Horror Films: Current Research on Audience Preferences and Reactions

By James B. Weaver III; Ron Tamborini | Go to book overview

Chapter 8
An Activation-Arousal Analysis of Reactions to Horror

Glenn G. Sparks Purdue University

The last 20 years of research in psychology and communication have produced a burgeoning literature on human emotions. This increase in research activity has provided fertile soil for those scholars studying the emotional responses that occur in the general context of mass-mediated messages and, more specifically, in the context of frightening, horrific, and suspenseful entertainment. However, the studies on reactions to horror often reflect a diverse array of theoretical approaches to emotion processes. Moreover, the underlying theoretical assumptions about emotion are specified only occasionally in this recent literature.

This state of affairs is not surprising given that the general study of emotion could still be characterized by theoretical chaos (see Mandler, 1984; Strongman, 1987). Strongman's ( 1987) recent text provides overviews of over 30 different theories. The similarities and differences between alternative approaches are sometimes subtle and unclear. Given the wide array of theoretical options within the emotion literature, researchers working on issues related to emotional responses to mass-mediated messages would be well advised to become more deliberate about articulating their theoretical assumptions. Such articulation will foster comparison among approaches and stimulate specific questions for further research.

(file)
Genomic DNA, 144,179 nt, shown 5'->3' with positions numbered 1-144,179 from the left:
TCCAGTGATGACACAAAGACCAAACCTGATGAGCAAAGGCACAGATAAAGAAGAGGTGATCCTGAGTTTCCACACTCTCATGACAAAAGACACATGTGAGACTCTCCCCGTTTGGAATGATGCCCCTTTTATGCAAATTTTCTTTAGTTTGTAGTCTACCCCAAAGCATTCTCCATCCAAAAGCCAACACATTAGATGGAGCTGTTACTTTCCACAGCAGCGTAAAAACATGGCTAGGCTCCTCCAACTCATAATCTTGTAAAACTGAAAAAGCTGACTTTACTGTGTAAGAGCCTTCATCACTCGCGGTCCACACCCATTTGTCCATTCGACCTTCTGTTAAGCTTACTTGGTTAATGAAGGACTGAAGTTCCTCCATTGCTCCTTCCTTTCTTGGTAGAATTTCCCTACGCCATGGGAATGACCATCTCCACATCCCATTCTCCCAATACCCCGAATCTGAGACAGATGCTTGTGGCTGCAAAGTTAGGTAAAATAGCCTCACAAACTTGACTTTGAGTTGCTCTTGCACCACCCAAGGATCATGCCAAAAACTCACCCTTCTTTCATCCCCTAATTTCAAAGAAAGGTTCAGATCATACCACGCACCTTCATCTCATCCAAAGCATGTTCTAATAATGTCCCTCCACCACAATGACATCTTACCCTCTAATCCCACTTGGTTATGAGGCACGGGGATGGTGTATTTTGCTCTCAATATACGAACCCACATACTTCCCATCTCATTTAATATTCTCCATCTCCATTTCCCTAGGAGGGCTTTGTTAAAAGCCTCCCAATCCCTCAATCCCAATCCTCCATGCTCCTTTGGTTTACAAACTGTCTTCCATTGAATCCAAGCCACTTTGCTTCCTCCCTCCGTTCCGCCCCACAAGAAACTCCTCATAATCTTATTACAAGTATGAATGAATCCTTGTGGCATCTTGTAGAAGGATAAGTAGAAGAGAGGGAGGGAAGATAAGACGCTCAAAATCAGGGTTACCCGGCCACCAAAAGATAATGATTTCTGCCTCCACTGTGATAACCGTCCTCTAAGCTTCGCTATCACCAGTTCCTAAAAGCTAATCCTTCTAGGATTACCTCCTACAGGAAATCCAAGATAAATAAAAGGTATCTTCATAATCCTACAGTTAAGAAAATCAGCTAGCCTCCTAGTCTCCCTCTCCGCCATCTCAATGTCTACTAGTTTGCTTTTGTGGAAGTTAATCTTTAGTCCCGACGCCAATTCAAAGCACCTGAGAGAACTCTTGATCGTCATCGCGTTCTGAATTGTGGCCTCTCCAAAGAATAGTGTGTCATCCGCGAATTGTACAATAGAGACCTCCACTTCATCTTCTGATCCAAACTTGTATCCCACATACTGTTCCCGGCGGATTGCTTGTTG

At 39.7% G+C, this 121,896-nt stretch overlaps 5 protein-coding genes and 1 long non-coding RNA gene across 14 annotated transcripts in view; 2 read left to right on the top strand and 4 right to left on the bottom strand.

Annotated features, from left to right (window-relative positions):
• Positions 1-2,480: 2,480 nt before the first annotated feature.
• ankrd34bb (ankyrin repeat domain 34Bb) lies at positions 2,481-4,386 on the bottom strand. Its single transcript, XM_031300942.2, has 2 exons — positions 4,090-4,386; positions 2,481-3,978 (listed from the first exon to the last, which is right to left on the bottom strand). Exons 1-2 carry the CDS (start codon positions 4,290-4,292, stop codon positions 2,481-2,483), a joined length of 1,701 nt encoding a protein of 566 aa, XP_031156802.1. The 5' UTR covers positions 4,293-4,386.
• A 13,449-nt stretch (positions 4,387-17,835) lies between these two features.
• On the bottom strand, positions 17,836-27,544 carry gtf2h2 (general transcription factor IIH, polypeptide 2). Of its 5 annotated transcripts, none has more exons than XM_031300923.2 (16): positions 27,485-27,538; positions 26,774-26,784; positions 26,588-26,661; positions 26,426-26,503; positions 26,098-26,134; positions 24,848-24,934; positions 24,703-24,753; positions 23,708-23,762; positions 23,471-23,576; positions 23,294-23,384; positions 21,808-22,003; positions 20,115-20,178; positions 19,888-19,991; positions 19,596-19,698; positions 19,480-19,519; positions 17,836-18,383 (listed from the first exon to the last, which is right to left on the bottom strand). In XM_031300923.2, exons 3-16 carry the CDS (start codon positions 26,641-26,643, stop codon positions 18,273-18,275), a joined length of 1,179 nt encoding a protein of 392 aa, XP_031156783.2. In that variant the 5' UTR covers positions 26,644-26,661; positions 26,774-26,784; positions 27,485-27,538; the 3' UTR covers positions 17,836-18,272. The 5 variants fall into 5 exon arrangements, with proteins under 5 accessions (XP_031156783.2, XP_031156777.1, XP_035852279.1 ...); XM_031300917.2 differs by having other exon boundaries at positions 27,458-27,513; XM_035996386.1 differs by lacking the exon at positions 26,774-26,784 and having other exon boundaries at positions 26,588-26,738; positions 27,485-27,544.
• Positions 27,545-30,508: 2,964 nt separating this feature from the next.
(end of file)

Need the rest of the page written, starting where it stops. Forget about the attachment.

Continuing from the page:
With these priorities in mind, the first section of this chapter attempts to sketch a general theoretical approach to the study of emotions. I call this general approach the innate or dispositional view, although there are other related terms that frequently arise in characterizing this perspective, including personality, genetic, temperamental, or individual difference stances. After consideration of the evidence in favor of the dispositional approach, the chapter briefly reviews Tucker and Williamson's ( 1984) activation-arousal framework as a specific example of a dispositional perspective on emotion. Finally, the

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